To be sure, China boasts of one of the world's great civilizations. However, the man who built Communist China, Mao Zedong, savagely repudiated the art, architecture and literature of the past, seeking to erase its traces entirely. In this, he radically differed from his Soviet counterparts, who sought actively to make their rich Russian heritage part of their strategy of cultural export. In the 1950s and 1960s, when the Soviet Union so strongly competed with the United States for global influence, they would call upon, on their behalf, the great Russian composers and especially the great Russian novelists of the pre-Communist past.
When the British, or the Americans, or even the Russians, sought to increase their political footprint in Asia or Africa, they were met with fear and insecurity, on account of their economic and military might, but also with affection and love, because of the attractive cultural products they had to offer. Their sports, their books, their music, and their films all drew people of other countries into their sphere of influence. Compared to the capacious cultural offerings of past superpowers, all the Chinese have to offer the world is their cuisine - and this is by no means enough to reconcile us to their bullying and intimidatory ways. On the other hand, the global influence of Britain and America endured for as long as it did because their political dominance was consolidated by a cultural hegemony as well. Even while opposing American policies in Vietnam or Iraq, we continued to wear jeans, drink Coca-Cola, listen to rock music, and watch the films of Clint Eastwood and Meryl Streep. We could detest the American State while glorying in the beauty and diversity of American culture.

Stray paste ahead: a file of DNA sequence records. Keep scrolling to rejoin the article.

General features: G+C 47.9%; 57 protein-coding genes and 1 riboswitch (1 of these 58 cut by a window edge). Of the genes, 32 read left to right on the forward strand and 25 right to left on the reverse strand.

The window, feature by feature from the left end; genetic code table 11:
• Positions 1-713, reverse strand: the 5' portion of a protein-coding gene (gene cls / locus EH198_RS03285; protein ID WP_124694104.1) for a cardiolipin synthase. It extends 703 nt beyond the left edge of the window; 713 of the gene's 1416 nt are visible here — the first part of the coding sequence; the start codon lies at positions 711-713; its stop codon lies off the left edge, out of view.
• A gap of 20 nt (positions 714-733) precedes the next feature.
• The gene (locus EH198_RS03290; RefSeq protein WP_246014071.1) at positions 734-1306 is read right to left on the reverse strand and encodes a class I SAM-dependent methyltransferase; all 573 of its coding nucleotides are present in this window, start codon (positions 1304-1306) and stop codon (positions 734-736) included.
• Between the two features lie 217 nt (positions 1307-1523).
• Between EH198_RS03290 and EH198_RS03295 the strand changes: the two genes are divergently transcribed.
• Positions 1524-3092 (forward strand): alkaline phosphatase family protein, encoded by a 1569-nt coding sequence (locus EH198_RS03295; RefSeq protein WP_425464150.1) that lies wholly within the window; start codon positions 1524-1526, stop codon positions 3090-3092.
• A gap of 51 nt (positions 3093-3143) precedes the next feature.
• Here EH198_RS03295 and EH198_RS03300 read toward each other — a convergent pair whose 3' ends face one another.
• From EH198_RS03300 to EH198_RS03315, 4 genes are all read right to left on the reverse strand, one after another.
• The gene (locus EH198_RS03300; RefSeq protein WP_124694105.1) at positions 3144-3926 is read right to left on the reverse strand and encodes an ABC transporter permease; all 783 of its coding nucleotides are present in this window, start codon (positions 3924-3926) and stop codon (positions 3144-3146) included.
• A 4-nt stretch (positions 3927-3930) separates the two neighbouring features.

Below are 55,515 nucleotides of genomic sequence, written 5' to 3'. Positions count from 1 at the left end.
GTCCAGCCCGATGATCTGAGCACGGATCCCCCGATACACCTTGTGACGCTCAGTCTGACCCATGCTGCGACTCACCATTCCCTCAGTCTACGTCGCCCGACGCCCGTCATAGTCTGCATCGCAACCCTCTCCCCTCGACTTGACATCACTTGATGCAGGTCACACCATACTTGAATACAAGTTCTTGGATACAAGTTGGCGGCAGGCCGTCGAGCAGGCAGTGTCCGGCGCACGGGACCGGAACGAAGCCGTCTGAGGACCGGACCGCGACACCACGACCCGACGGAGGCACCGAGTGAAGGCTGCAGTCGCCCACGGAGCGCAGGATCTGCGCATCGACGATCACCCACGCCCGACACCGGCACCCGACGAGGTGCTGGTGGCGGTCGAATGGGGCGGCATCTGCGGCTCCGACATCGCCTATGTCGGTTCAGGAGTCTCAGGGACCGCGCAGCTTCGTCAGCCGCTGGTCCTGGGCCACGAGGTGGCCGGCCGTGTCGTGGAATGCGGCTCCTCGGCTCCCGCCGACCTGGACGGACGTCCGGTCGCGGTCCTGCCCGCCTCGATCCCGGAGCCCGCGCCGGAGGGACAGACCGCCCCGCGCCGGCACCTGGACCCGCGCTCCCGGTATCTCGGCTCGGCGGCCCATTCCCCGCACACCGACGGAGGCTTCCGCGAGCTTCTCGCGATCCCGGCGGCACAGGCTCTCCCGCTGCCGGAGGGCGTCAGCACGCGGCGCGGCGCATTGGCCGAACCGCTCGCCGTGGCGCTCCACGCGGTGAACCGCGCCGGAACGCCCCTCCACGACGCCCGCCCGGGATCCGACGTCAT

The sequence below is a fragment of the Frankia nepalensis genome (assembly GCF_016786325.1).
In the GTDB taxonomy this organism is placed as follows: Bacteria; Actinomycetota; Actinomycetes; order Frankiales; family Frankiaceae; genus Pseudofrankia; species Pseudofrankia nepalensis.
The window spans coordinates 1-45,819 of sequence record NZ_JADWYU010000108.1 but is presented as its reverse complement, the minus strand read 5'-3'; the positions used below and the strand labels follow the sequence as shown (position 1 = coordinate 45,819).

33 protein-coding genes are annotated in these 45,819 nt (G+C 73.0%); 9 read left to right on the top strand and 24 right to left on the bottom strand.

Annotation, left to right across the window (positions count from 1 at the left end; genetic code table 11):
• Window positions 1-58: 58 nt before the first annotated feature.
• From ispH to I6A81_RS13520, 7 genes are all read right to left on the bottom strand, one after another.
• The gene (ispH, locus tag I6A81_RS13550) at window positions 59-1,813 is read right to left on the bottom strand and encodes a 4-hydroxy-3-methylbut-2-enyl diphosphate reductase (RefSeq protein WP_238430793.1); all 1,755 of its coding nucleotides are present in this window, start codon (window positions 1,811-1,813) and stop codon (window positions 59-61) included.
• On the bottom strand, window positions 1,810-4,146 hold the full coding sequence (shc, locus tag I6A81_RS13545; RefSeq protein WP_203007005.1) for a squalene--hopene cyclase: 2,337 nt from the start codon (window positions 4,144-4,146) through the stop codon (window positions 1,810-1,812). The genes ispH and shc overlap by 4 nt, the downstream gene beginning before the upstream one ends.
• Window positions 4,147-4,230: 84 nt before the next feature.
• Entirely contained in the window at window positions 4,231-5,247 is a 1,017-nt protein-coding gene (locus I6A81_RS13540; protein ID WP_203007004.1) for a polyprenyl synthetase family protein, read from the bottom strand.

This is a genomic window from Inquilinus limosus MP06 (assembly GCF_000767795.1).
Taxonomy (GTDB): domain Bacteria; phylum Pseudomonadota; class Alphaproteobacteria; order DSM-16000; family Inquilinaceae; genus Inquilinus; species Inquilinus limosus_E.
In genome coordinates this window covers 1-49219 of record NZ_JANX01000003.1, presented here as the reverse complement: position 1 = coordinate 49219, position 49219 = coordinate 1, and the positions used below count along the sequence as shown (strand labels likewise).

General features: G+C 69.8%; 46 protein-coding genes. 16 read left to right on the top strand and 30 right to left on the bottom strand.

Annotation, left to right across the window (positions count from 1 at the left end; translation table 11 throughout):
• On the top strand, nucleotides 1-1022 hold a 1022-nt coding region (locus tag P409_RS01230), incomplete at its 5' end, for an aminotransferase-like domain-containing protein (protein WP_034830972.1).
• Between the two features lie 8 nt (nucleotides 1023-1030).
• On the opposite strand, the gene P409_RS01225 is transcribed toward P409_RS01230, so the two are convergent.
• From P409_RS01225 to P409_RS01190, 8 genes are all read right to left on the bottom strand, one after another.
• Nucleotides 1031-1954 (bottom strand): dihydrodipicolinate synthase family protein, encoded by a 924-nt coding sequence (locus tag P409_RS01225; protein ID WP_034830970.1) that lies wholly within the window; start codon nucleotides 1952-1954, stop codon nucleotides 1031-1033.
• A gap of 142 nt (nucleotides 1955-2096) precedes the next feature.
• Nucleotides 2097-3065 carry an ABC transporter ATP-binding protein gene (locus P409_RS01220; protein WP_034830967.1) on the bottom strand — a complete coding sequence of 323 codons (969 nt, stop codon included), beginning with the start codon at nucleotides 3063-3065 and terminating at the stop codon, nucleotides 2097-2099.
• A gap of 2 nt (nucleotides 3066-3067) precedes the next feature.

In comparison, in their own quest for winning hearts and minds overseas, the relative lack of soft power places the Chinese at a serious disadvantage. This was so well before anyone had ever heard of Covid-19. And this will be so after the pandemic has passed too. Even if they were not currently messing around our borders, Indians were never remotely likely to see the Chinese as a model in how to behave or conduct themselves. Nor are people in other parts of Asia or Africa. The Chinese might grow even more prosperous and powerful, and yet China shall never attract the range of friends and admirers in other countries that their great rival, the United States, has, and will.
(Ramachandra Guha is a historian based in Bengaluru. His books include 'Environmentalism: A Global History' and 'Gandhi: The Years that Changed the World'.)